Dr. Jim Kidd: Anyway, he went through that and then he said, I’ll let you know, in a couple of days. So in a few days, he called, he said, well, I’ve got bad news and good news. The bad news is that we did find it. And the good news is, at least now we can start looking at treatment to give you a little understanding of why he was able to find that, most transrectal and the MRI was not able to get to a place where this cancer was. It was deep and high around the back of the prostate gland, and it was hidden by the pubic bone. And so the MRI didn’t see it. And the typical transrectal biopsy, the needle and the way they do it is not able to very easily get to that site.
Dr. Jim Kidd: And with his Precision Point procedure I was totally amazed and pleased that he actually did find it. Cause you know, I would have gone on without that, with this or the idea that maybe it’s just an infection or something like that. But I had as of Friday, this week, I completed my 28 days of radiation and now we’ll wait for a couple months to see if the PSA goes down to where it’s supposed to be and there’s no increase in PSA over time. So I’m, you know, positive about what’s going on right now. You know, it was I guess you might say a life changer to have him find that when the other approaches, if I’d had another transrectal, I don’t think they would have found it either. So that’s kind of a background to where I am.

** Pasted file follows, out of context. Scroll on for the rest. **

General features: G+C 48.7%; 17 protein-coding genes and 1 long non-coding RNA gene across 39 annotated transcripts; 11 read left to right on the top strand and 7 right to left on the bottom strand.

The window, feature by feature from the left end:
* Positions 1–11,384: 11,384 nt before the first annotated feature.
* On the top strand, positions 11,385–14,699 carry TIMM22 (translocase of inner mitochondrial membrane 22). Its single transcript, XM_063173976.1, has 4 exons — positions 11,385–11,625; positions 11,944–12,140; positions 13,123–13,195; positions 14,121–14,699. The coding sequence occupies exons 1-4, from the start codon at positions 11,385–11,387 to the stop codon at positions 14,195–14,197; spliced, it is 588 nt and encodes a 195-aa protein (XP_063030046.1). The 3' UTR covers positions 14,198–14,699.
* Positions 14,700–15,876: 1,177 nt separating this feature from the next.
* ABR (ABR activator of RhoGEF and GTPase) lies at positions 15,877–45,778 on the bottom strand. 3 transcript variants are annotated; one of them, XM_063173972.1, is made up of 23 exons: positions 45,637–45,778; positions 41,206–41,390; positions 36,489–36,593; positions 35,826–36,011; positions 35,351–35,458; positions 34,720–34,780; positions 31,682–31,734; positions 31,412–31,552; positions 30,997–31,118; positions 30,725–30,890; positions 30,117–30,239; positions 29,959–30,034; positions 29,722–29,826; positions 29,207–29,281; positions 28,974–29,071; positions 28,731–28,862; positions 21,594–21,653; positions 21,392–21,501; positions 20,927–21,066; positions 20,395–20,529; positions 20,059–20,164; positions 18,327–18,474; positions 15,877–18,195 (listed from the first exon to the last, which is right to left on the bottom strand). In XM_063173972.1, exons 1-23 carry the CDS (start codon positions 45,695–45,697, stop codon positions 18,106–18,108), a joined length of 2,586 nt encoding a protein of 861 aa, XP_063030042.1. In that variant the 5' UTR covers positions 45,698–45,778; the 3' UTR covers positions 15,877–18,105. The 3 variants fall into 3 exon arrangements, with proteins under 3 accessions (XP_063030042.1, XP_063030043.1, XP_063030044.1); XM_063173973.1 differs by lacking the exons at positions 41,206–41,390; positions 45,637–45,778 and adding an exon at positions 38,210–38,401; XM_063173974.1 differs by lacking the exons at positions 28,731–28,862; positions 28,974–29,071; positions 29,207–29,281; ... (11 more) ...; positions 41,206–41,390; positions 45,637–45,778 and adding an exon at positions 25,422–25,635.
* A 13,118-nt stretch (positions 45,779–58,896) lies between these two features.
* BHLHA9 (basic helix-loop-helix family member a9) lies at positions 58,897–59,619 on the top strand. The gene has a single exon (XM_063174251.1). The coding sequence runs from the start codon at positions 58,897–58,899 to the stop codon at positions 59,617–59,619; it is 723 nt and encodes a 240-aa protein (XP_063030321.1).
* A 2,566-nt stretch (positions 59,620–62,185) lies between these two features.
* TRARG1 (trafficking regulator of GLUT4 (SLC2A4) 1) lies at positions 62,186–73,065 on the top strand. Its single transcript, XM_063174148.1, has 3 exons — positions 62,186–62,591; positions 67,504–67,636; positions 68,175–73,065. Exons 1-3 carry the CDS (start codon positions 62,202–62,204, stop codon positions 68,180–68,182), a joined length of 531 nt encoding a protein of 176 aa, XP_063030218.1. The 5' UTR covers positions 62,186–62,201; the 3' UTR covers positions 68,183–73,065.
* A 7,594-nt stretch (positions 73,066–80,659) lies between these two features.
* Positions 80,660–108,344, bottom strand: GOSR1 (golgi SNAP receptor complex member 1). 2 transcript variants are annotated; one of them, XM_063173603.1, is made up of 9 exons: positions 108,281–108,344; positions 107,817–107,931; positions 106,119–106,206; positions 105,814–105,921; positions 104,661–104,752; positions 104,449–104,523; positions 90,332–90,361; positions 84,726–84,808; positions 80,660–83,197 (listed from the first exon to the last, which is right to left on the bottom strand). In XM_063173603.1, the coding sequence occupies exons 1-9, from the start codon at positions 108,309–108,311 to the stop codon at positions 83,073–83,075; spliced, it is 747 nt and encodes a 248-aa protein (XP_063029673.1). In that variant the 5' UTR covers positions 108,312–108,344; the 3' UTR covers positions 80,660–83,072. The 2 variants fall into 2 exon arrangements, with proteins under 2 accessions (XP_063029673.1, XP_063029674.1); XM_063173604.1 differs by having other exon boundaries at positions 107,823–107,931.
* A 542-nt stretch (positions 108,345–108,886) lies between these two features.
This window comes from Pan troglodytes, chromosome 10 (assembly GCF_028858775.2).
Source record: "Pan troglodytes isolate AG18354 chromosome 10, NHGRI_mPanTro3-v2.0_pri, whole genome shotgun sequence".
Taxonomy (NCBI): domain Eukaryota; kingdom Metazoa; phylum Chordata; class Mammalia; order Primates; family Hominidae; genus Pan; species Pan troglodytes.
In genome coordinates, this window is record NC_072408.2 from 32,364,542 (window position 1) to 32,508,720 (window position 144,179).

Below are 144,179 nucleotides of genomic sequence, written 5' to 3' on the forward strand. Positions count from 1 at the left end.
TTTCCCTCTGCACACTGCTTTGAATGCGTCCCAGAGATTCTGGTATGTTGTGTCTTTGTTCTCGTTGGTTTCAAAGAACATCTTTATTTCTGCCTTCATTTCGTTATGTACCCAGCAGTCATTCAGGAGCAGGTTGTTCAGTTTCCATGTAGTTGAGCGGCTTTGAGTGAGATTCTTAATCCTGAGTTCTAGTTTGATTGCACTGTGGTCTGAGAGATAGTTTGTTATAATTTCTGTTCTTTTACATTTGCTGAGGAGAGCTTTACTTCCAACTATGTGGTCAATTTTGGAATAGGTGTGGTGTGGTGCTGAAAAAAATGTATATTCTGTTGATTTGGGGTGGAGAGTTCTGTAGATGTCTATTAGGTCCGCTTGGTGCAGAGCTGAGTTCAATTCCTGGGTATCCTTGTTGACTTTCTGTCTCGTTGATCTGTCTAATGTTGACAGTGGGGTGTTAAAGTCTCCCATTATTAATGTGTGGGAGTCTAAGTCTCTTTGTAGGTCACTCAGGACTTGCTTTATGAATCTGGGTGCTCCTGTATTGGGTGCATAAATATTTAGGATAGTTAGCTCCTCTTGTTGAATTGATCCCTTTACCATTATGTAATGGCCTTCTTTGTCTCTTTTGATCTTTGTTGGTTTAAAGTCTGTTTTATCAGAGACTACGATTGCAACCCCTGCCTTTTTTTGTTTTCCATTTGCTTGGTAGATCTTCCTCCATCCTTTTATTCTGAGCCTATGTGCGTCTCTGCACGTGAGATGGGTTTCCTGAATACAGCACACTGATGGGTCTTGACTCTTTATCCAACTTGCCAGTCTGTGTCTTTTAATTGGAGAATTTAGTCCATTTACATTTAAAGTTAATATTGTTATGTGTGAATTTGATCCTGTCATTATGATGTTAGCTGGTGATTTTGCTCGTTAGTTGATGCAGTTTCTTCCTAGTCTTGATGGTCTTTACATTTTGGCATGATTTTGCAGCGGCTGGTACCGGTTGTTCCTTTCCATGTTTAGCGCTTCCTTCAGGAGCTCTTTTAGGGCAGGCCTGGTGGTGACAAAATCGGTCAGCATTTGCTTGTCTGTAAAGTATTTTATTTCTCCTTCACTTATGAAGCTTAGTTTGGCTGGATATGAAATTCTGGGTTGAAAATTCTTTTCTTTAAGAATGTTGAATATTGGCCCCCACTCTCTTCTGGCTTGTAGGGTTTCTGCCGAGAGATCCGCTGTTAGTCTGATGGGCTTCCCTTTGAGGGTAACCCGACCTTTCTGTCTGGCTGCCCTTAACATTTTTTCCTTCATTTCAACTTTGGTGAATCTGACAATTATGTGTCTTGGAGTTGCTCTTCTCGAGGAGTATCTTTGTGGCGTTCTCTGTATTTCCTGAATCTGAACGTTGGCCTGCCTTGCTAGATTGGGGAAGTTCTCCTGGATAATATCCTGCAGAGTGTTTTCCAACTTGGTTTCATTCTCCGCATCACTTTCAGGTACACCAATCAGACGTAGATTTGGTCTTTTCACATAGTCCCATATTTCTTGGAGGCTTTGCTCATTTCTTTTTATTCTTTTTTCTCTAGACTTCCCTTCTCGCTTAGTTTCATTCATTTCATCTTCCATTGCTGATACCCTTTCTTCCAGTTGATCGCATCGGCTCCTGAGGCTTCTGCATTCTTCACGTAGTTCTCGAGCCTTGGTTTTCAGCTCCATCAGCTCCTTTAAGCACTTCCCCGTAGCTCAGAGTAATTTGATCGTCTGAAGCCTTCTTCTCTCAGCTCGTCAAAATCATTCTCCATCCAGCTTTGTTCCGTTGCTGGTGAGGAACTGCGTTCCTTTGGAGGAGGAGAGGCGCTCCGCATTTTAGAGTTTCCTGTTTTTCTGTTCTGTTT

Amanda Mangan: And so realistically this is such a critical procedure.
Dr. Jim Kidd: Absolutely. And I might say with that, there is no one that I know of. I play a lot of golf with a lot of guys who are older and I’ve decided that if I ever hear, if any of them they’re going for a biopsy, I will encourage them to go with this approach no matter where they have to go to get it, don’t do any more transrectal biopsies, make sure that they are able to go completely into the place where cancers often the most aggressive cause it’s hard to get to. Yeah, you’re right. It’s extremely important that it’s done correctly.
Amanda Mangan: And it’s important to be your own advocate sometimes too. Right?